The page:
buttons instead of complex syntax
         – Rapid incremental reversible operations
           whose effect on the object of interest is
           immediately visible
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                             Discussion of
                      Direct Manipulation (cont.)
The OAI Model explanation of direct manipulation
   (cont.)
•         Beneficial attributes:
         – Novices learn quickly
         – Experts work rapidly
         – Intermittent users can retain concepts
         – Error messages are rarely needed
         – Users see if their actions are furthering their goals
         – Users experience less anxiety
         – Users gain confidence and mastery

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                                                2 D Interfaces
Visual Thinking and Icons
•        An icon is an image, picture, or symbol representing a
         concept
•        Icon-specific guidelines
        – Represent the object or action in a familiar manner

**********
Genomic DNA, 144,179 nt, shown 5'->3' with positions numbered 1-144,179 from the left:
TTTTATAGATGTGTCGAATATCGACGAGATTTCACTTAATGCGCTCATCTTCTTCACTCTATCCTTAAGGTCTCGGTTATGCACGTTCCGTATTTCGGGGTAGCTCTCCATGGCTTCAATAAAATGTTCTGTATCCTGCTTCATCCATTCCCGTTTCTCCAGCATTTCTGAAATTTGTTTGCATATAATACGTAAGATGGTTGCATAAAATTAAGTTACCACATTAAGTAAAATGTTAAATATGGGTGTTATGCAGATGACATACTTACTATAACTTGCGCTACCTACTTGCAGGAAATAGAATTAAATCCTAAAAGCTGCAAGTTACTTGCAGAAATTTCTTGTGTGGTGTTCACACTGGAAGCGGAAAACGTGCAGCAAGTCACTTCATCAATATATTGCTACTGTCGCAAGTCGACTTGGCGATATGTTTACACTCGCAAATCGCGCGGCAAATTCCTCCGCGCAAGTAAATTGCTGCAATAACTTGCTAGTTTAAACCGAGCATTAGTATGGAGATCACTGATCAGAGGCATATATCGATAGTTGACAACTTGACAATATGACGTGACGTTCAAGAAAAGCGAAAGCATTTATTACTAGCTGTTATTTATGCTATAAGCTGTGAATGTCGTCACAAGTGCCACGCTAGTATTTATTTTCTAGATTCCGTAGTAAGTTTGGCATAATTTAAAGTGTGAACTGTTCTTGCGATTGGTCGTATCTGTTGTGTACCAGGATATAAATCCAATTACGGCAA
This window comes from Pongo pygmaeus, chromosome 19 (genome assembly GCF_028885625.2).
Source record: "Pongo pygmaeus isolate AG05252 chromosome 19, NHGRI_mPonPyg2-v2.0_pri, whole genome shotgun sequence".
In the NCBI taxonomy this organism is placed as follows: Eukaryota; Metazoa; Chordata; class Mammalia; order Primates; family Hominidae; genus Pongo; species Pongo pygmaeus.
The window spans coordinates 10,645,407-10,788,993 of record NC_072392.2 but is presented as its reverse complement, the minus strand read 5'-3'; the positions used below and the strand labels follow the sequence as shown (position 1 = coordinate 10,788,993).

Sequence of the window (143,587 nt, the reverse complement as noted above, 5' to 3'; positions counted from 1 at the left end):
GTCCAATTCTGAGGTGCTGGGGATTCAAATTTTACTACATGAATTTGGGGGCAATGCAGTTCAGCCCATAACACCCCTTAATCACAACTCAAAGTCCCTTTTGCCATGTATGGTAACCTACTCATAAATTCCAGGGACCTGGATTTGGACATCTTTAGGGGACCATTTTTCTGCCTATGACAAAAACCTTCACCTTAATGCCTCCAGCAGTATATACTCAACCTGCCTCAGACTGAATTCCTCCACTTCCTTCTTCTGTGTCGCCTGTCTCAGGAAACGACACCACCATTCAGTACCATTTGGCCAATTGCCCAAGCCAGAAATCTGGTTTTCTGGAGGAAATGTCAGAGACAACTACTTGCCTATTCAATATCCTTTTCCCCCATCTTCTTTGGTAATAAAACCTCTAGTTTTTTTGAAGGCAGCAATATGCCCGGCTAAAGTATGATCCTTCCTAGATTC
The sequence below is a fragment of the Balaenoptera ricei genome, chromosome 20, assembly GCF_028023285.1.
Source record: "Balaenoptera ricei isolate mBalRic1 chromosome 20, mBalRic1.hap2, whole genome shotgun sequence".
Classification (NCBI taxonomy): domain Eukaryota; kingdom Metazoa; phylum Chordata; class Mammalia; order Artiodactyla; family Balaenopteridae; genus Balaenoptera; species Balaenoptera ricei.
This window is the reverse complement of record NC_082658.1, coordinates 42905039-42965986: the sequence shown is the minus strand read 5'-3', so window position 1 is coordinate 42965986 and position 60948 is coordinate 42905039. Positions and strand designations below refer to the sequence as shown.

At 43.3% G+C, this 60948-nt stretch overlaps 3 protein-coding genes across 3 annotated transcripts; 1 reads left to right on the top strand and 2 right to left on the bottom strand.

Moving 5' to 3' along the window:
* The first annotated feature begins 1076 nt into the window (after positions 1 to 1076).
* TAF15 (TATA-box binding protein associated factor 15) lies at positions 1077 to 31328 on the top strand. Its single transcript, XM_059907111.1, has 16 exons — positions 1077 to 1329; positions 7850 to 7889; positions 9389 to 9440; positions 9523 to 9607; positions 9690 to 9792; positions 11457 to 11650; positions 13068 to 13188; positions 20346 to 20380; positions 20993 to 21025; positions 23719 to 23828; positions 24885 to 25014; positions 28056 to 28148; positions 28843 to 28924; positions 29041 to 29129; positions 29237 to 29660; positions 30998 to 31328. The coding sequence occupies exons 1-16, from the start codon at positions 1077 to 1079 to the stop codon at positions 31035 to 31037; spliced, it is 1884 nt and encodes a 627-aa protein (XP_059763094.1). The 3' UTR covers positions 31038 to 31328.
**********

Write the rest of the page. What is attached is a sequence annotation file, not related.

– Limit the number of different icons
        – Make icons stand out from the background
        – Consider three-dimensional icons
        – Ensure a selected icon is visible from unselected icons
        – Design the movement animation
        – Add detailed information
        – Explore combinations of icons to create new objects or
            actions
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           Interface-Building Tools (cont.)
Five levels of icon design:
         –          Lexical qualities. Machine-generated marks—pixel
                    shape, color brightness, blinking
         –          Syntactics. Appearance and movement—lines, patterns,
                    modular parts, size, shape
         –          Semantics. Objects (meaning) represented—concrete
                    versus abstract, part versus whole
         –          Pragmatics. Overall legibility (possible to read), utility,
                    identifiability, memorability, pleasingness
         –          Dynamics. Receptivity to clicks—highlighting, dragging,
                    combining


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                                            3D Interfaces
• ―Pure‖ 3D interfaces have strong utility in some contexts,